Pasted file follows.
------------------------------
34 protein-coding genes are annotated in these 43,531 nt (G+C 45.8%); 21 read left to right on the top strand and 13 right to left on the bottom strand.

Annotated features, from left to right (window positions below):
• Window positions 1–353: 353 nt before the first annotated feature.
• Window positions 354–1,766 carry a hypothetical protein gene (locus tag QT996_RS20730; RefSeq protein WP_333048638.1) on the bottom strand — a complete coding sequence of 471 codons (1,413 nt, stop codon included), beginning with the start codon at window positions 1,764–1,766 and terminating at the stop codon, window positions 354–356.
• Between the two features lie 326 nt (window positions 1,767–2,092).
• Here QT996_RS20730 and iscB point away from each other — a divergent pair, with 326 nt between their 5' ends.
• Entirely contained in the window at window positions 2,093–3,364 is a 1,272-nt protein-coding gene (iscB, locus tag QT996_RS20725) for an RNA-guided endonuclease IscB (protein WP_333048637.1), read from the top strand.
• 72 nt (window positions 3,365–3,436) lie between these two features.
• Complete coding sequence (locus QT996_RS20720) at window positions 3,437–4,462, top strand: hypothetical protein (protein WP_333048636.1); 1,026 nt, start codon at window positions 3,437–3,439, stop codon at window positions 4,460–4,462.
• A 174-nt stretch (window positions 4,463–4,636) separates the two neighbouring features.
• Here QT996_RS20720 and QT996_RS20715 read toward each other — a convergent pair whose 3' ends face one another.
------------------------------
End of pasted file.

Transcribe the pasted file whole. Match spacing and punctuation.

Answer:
34 protein-coding genes are annotated in these 43,531 nt (G+C 45.8%); 21 read left to right on the top strand and 13 right to left on the bottom strand.

Annotated features, from left to right (window positions below):
• Window positions 1–353: 353 nt before the first annotated feature.
• Window positions 354–1,766 carry a hypothetical protein gene (locus tag QT996_RS20730; RefSeq protein WP_333048638.1) on the bottom strand — a complete coding sequence of 471 codons (1,413 nt, stop codon included), beginning with the start codon at window positions 1,764–1,766 and terminating at the stop codon, window positions 354–356.
• Between the two features lie 326 nt (window positions 1,767–2,092).
• Here QT996_RS20730 and iscB point away from each other — a divergent pair, with 326 nt between their 5' ends.
• Entirely contained in the window at window positions 2,093–3,364 is a 1,272-nt protein-coding gene (iscB, locus tag QT996_RS20725) for an RNA-guided endonuclease IscB (protein WP_333048637.1), read from the top strand.
• 72 nt (window positions 3,365–3,436) lie between these two features.
• Complete coding sequence (locus QT996_RS20720) at window positions 3,437–4,462, top strand: hypothetical protein (protein WP_333048636.1); 1,026 nt, start codon at window positions 3,437–3,439, stop codon at window positions 4,460–4,462.
• A 174-nt stretch (window positions 4,463–4,636) separates the two neighbouring features.
• Here QT996_RS20720 and QT996_RS20715 read toward each other — a convergent pair whose 3' ends face one another.